tue 21/11/2017

Prom 13: Josefowicz, BBCSO, Mälkki | reviews, news & interviews

Prom 13: Josefowicz, BBCSO, Mälkki

Prom 13: Josefowicz, BBCSO, Mälkki

Ravishing orchestral playing in Boulez and Holst, superb control from the Finnish conductor

Susanna Mälkki: effortlessly commandingChris Christodoulou

A packed Albert Hall told an instructive story: programme Holst’s The Planets at the Proms and you can dare to do anything in the first half. Besides, though it will be a red letter day when we don’t have to put “women” in front of “conductors”, the Marin Alsop Last Night effect may have kindled interest in Susanna Mälkki, top of a still too-small list from the two concerts I’ve heard her give with the BBC Symphony Orchestra.

Mälkki seems just as authoritative in mainstream romantic and 20th century scores as she is in thornier so-called contemporary music (she spent seven years with Ensemble Intercontemporain; in the 2016-17 season she takes up her post as Chief Conductor of the lucky Helsinki Philharmonic Orchestra). She has a fabulous rhythmic sense; I found myself rocking in my swivelling seat not just in Boulez’s five orchestral extensions of his piano Notations but also in a work of far less certain intent, Luca Francesconi’s Duende: The Dark Notes.

Leila JosefowiczDuende, receiving its UK premiere, isn’t really a violin concerto; fearless Leila Josefowicz’s role (the violinist, pictured right) never dominates, and only twice, briefly, is she asked to do what a violinist usually does – to sing. Resistant to reading the note before I heard the performance, it was surprising to learn that there was any connection at all with “the demon of flamenco”. What we get is mostly stereotypical stratospheric twittering – Holst manages that much more effectively in the “Mercury” movement of The Planets – and a sense that the foreground is about to emerge, but it never does. The usual story of so many new scores: all process, hardly any “hooks” (though the xylophone contributes a scintillating few seconds).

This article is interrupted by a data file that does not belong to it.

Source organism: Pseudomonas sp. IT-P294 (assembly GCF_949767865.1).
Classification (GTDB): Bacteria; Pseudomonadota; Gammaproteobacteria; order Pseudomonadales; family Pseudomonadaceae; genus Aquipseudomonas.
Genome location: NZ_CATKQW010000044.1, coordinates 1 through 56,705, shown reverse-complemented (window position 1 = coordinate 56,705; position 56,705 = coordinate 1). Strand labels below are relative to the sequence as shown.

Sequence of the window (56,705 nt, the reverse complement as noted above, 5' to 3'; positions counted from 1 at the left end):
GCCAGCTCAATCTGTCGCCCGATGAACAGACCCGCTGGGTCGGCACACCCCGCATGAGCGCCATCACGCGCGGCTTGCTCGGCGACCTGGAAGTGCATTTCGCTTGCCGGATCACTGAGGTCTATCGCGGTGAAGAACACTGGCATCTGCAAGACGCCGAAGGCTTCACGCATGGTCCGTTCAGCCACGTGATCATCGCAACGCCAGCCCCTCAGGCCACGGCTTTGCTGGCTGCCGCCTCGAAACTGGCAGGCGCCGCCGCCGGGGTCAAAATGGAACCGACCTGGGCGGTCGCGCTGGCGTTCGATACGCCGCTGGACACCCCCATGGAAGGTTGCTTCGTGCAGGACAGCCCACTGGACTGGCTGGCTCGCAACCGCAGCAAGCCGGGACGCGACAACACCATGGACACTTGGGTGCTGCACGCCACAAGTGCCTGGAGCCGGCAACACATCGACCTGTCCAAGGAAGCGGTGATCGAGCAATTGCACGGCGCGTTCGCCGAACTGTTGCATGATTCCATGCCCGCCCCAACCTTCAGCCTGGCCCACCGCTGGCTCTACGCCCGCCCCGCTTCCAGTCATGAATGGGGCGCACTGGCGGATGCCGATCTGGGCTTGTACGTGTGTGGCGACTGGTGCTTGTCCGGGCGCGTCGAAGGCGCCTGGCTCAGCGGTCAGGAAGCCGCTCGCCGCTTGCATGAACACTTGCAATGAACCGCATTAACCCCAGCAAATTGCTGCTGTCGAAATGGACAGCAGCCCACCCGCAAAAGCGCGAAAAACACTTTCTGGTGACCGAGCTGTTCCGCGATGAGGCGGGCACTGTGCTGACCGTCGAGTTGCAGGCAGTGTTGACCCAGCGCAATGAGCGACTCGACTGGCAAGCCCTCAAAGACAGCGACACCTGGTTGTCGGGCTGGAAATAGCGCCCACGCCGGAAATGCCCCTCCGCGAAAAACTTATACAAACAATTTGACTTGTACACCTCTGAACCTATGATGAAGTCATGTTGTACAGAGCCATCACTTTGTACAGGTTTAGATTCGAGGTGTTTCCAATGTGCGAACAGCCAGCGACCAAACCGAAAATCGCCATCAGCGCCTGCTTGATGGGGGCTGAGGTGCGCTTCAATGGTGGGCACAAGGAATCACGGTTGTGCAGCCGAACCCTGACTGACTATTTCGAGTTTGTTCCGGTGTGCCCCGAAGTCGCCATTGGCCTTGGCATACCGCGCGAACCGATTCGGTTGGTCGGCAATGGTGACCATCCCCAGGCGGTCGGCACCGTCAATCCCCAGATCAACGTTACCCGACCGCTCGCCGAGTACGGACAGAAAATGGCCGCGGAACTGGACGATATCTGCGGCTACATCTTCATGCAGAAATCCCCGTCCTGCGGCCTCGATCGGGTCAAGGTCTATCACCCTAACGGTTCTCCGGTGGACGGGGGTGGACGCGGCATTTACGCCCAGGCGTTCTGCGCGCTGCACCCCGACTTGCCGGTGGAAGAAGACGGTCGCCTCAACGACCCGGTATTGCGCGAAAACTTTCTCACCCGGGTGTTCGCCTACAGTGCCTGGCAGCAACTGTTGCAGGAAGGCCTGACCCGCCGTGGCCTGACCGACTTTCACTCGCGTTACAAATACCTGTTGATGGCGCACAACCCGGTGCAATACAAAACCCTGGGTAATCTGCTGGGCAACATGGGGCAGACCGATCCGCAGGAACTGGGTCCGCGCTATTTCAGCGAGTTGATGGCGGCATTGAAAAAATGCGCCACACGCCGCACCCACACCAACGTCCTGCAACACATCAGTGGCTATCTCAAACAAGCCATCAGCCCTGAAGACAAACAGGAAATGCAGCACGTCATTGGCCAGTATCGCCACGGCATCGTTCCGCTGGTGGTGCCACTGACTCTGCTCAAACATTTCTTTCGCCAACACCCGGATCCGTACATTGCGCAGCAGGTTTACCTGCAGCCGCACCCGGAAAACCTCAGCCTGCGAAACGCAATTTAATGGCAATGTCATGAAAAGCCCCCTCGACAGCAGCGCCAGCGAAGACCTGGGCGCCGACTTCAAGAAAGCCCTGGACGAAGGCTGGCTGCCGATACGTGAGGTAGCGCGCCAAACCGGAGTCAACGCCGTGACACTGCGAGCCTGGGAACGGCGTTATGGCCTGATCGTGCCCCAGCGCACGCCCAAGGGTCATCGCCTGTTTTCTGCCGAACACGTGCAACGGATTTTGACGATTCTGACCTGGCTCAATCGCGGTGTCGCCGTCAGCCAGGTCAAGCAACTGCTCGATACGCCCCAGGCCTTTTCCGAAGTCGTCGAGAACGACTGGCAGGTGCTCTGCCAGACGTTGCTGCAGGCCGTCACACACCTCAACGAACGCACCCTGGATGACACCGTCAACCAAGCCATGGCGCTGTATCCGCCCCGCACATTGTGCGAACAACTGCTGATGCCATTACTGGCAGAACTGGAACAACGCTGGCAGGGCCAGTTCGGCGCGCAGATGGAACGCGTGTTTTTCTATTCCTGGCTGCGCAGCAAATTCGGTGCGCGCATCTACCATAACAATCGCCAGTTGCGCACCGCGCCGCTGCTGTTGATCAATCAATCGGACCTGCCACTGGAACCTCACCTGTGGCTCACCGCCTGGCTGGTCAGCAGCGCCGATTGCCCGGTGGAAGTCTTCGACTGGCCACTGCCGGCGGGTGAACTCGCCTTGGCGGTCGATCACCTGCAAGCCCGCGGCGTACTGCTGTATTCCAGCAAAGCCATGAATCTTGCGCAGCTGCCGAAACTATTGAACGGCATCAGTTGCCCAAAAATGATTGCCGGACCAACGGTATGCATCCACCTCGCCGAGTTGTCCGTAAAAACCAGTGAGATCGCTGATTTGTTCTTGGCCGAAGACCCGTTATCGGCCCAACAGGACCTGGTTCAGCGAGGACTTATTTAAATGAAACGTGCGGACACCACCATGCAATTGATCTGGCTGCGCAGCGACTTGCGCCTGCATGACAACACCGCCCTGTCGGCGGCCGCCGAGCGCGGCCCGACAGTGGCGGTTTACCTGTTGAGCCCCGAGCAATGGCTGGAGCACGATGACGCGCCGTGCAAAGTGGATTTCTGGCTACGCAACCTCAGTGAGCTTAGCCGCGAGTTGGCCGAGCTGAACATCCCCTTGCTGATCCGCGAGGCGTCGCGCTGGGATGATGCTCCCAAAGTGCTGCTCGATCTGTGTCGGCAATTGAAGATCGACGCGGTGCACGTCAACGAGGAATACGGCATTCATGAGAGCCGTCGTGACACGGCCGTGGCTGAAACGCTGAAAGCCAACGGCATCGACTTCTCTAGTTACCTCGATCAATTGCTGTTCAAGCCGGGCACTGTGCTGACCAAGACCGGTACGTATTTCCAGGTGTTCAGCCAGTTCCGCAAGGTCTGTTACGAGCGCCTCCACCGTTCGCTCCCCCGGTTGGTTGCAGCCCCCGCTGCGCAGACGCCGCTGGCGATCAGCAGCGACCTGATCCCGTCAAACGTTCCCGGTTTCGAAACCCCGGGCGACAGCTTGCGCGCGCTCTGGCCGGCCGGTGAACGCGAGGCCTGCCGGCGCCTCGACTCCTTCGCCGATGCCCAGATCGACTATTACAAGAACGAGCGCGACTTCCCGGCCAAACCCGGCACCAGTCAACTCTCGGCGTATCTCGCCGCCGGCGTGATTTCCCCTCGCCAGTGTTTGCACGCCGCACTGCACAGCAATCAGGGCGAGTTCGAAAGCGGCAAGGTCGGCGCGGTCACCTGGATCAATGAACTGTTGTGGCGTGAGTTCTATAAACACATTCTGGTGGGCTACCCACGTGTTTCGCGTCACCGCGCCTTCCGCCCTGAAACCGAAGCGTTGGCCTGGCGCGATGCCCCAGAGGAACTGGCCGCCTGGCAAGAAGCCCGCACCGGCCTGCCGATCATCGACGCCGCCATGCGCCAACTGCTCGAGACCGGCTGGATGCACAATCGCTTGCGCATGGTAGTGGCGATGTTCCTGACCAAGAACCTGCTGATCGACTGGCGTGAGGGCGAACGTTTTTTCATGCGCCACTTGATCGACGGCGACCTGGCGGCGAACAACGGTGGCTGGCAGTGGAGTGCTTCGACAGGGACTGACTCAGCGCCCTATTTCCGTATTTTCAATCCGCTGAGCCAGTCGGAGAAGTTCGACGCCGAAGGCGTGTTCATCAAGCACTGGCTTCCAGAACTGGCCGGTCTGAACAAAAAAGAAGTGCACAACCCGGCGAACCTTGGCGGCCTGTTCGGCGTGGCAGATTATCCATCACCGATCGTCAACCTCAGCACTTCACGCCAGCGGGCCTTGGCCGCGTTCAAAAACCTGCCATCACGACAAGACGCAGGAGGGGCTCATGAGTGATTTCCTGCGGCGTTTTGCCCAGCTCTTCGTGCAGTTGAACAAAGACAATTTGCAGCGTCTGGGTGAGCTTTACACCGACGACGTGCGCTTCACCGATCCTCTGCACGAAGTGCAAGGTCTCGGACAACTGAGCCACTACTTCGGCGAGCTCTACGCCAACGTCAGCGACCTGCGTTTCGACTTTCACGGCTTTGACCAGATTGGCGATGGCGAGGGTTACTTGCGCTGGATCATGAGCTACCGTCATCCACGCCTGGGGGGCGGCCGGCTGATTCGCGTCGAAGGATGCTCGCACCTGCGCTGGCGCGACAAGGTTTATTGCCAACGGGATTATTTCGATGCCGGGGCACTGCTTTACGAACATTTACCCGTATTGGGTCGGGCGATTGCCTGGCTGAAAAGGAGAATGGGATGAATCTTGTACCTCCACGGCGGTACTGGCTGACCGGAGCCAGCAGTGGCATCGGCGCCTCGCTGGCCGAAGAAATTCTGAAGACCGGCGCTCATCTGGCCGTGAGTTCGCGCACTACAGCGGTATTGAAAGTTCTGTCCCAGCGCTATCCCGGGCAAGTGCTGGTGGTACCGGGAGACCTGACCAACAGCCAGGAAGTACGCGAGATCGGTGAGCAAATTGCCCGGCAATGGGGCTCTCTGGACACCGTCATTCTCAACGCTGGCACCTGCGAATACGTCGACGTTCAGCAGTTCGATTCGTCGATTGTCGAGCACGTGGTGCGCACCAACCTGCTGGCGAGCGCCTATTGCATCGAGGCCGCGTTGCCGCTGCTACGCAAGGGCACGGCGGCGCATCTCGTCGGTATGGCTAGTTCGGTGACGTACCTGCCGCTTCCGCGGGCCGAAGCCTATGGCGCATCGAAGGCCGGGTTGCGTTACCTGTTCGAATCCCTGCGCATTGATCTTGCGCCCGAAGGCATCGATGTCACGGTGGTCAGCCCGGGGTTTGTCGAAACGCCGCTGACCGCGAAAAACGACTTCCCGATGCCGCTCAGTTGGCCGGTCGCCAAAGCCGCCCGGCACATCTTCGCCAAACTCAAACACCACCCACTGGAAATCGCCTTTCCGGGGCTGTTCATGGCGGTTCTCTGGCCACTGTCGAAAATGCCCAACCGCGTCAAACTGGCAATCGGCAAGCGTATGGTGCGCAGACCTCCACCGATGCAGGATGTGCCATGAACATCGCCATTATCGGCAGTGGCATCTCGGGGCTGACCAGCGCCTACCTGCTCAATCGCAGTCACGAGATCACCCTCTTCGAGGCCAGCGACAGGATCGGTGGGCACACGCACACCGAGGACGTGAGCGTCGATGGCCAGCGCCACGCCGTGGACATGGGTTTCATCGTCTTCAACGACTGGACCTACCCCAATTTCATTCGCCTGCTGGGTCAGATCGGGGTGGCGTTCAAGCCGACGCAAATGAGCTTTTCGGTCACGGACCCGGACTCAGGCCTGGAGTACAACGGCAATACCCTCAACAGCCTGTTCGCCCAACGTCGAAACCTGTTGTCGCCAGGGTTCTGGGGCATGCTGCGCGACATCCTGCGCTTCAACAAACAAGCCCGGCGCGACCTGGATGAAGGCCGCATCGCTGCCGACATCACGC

As sound, Boulez’s world is so much more engaging. The sensuous layering, in the line of Ravel and Debussy, sounded absolutely fabulous given the haloing of the unpredictable hall; no detail passed unrevealed, though it never quite gave away secrets (there’s a mysterious passage in the last of the 1945 pieces to be orchestrally treated, No 7, in 1997, where BBCSO flutes almost broke into hypnotic melody).

It was clear that Mälkki had her fingers on every pulse in Holst's universe

All that brought only sniggers from the atrocious group in Box Five right behind me. You’d have thought they’d have settled for what presumably they’d come to hear, The Planets, but it only got worse: several glasses too many clinked during movements, the chat level rising by the movement. Once I’d moved along out of earshot but into an unfortunate sightline, the worst offender – a city type trying to impress the girls – could still be seen out of the corner of one eye, exercising vigorous Nazi salutes to the militaristic rollicking of “Uranus”.